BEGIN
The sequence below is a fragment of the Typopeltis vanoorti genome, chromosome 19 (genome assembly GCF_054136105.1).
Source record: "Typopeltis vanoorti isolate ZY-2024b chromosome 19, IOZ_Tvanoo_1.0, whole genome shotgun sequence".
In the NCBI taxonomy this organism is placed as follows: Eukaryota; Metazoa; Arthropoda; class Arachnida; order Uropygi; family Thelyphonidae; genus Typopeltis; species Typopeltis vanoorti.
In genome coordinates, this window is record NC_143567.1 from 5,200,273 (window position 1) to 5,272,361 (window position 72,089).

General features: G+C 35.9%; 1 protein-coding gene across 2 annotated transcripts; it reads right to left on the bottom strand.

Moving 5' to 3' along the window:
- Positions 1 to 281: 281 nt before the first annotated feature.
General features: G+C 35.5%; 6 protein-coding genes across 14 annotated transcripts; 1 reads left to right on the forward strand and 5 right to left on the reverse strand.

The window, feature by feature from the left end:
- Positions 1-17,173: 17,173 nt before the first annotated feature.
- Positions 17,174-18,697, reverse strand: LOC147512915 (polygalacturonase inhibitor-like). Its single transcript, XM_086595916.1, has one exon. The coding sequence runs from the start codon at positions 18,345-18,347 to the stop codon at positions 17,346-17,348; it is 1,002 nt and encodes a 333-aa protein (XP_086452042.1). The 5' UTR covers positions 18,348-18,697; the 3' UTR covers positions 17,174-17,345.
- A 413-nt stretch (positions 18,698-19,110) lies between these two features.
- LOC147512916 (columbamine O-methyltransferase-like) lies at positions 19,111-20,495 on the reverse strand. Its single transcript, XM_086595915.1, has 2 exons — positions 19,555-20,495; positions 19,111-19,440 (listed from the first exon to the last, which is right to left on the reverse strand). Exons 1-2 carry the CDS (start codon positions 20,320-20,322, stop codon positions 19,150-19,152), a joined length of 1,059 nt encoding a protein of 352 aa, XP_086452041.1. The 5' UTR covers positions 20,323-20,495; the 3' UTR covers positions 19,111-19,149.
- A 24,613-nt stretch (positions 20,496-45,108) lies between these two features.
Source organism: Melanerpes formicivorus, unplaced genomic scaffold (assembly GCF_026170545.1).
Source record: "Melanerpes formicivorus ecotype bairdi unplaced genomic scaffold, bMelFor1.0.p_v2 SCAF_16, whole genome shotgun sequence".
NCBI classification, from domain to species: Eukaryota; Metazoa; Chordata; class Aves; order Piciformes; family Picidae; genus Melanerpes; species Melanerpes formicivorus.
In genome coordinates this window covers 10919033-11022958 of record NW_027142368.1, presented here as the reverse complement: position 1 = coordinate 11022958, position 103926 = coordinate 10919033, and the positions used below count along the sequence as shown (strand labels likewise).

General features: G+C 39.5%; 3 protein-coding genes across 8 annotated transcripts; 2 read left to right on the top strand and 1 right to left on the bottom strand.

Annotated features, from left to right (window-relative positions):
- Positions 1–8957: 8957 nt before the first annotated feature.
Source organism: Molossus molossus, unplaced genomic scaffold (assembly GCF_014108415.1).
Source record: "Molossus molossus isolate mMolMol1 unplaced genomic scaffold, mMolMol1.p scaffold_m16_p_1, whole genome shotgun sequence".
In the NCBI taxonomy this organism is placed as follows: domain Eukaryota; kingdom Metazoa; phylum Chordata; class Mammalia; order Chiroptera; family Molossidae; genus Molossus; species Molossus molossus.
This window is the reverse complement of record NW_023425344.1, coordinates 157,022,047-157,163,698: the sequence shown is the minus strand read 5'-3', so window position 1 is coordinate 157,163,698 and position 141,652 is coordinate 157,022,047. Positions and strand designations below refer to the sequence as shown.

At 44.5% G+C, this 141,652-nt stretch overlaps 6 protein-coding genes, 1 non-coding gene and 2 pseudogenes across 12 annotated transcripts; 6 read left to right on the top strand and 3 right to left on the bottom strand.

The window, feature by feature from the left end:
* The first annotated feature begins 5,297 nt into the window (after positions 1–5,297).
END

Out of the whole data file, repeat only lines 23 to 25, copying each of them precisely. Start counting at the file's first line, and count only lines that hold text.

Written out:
Source record: "Molossus molossus isolate mMolMol1 unplaced genomic scaffold, mMolMol1.p scaffold_m16_p_1, whole genome shotgun sequence".
In the NCBI taxonomy this organism is placed as follows: domain Eukaryota; kingdom Metazoa; phylum Chordata; class Mammalia; order Chiroptera; family Molossidae; genus Molossus; species Molossus molossus.
This window is the reverse complement of record NW_023425344.1, coordinates 157,022,047-157,163,698: the sequence shown is the minus strand read 5'-3', so window position 1 is coordinate 157,163,698 and position 141,652 is coordinate 157,022,047. Positions and strand designations below refer to the sequence as shown.